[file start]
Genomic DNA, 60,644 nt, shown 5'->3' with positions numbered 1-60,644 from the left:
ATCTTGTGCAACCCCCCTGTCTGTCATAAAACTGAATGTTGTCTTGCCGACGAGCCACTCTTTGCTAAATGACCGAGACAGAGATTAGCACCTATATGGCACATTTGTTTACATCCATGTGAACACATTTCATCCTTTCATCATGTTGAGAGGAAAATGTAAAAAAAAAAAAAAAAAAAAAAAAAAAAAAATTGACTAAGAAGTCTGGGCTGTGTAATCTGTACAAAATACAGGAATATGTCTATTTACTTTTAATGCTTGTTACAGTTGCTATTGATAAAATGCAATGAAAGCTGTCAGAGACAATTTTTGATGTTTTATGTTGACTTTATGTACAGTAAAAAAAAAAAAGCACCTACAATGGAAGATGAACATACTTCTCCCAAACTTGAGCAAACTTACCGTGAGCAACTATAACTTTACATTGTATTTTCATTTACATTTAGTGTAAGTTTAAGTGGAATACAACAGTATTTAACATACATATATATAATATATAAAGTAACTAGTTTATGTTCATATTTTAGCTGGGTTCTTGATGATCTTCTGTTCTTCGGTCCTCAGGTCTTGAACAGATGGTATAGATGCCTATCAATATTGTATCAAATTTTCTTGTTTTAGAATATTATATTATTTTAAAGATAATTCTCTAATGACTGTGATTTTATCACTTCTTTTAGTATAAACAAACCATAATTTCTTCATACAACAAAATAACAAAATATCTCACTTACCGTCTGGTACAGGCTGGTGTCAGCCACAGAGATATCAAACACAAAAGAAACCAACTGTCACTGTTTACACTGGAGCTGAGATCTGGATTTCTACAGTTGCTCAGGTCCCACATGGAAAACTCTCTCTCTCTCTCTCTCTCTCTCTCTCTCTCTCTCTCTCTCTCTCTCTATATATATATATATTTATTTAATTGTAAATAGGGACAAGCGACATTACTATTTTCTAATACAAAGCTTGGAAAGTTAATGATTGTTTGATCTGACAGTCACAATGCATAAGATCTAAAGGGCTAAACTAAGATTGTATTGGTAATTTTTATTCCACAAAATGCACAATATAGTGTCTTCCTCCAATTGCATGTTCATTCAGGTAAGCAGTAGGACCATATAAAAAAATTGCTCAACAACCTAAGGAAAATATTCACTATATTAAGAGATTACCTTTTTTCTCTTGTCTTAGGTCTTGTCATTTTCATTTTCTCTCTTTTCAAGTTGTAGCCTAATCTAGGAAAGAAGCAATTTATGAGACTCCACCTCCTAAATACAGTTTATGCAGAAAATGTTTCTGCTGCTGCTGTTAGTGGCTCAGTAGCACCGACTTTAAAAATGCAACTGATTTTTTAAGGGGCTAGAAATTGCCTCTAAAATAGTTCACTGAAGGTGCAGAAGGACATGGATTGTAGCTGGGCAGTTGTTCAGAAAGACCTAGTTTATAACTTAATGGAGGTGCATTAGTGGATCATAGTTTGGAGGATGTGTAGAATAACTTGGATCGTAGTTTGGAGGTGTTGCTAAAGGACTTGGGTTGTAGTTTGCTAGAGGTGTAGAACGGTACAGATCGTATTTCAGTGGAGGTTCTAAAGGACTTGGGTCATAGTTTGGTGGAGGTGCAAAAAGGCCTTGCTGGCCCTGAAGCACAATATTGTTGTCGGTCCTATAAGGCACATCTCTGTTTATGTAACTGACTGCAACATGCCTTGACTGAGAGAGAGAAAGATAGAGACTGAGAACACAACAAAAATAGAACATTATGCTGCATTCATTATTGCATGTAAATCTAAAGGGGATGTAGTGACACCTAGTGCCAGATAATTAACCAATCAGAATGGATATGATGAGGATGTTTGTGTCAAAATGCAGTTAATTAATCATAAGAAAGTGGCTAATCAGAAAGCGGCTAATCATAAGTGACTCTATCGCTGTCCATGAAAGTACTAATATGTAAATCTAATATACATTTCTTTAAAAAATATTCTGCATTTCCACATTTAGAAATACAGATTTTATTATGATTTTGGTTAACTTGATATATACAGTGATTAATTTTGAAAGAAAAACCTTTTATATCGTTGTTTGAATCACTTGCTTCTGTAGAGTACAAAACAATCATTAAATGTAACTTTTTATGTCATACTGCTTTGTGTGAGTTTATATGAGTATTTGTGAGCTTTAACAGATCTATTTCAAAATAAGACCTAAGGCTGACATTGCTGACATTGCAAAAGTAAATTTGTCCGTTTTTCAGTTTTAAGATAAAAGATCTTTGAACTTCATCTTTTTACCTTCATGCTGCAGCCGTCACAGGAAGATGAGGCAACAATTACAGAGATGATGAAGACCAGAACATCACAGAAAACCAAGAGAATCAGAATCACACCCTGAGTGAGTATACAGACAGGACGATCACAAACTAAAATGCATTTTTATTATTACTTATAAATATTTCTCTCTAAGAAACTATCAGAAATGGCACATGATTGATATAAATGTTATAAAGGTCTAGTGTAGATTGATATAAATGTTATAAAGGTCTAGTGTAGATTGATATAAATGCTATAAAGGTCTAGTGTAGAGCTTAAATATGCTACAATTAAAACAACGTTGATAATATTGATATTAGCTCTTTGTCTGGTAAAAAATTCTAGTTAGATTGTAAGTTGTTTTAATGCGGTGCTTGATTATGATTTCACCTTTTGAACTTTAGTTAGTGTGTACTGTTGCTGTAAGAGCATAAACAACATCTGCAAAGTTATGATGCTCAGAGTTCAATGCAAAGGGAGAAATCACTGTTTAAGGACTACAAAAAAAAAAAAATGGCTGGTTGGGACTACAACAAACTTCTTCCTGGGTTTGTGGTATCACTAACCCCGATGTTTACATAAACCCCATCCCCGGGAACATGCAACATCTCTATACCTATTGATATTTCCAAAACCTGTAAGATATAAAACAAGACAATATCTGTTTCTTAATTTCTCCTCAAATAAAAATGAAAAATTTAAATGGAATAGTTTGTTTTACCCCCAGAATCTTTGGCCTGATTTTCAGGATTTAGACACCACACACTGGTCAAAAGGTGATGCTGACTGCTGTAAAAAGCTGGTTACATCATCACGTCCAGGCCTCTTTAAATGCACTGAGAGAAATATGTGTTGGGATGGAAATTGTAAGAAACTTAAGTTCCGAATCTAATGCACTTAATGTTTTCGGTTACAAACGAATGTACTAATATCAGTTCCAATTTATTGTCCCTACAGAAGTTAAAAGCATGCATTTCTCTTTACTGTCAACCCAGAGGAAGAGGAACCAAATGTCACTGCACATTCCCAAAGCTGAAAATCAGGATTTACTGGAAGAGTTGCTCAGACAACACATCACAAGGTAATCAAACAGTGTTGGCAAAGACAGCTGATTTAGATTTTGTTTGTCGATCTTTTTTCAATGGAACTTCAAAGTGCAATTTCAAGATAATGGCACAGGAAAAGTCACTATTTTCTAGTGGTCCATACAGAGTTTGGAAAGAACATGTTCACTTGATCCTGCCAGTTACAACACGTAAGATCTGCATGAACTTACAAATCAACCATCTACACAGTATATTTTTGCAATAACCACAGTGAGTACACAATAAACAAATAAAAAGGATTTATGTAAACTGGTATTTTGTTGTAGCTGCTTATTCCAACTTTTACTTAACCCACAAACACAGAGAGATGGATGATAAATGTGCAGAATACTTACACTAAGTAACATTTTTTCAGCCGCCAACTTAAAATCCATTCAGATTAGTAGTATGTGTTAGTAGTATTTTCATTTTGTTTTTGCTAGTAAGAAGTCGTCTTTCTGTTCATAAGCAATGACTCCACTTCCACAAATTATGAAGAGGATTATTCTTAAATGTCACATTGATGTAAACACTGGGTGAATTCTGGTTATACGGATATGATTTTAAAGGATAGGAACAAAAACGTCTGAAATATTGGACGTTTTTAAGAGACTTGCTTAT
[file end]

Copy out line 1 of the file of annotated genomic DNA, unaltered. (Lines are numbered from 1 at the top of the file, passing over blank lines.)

Genomic DNA, 60,644 nt, shown 5'->3' with positions numbered 1-60,644 from the left: